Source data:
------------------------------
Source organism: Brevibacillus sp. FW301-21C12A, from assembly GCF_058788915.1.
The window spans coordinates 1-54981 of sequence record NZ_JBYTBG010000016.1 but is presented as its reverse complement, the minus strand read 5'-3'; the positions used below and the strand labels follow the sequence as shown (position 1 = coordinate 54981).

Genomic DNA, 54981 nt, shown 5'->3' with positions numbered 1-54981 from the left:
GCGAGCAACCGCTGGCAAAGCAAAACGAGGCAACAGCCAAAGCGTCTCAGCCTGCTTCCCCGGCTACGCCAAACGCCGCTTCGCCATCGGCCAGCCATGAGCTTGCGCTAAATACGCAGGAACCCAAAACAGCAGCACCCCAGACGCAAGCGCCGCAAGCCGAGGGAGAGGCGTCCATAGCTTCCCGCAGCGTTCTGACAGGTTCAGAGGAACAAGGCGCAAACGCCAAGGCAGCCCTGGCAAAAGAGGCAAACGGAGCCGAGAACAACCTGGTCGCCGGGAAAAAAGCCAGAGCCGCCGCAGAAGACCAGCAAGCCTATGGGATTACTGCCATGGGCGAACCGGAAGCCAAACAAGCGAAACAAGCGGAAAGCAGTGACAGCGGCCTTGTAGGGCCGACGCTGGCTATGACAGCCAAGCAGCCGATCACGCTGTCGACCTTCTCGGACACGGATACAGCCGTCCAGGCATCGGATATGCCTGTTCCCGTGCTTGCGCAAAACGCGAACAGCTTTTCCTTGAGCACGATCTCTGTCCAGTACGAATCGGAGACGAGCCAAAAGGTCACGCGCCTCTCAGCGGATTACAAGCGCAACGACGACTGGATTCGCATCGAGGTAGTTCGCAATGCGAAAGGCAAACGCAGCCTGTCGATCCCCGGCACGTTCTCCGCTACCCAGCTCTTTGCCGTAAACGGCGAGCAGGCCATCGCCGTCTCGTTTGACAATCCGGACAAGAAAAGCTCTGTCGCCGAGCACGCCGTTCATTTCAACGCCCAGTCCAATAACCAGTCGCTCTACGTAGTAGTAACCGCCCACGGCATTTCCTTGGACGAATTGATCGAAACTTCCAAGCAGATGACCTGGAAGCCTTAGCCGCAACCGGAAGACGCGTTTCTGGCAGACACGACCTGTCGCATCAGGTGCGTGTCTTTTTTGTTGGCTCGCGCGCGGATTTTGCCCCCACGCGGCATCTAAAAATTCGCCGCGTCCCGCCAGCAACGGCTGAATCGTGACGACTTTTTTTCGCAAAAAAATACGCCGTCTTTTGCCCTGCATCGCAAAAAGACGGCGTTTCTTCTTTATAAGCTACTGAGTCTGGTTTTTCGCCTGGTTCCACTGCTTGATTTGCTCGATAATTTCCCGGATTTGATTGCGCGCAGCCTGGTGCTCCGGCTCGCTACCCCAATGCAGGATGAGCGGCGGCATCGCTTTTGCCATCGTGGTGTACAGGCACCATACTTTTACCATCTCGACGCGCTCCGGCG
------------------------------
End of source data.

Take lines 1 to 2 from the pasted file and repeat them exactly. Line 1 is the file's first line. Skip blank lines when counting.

Source organism: Brevibacillus sp. FW301-21C12A, from assembly GCF_058788915.1.
The window spans coordinates 1-54981 of sequence record NZ_JBYTBG010000016.1 but is presented as its reverse complement, the minus strand read 5'-3'; the positions used below and the strand labels follow the sequence as shown (position 1 = coordinate 54981).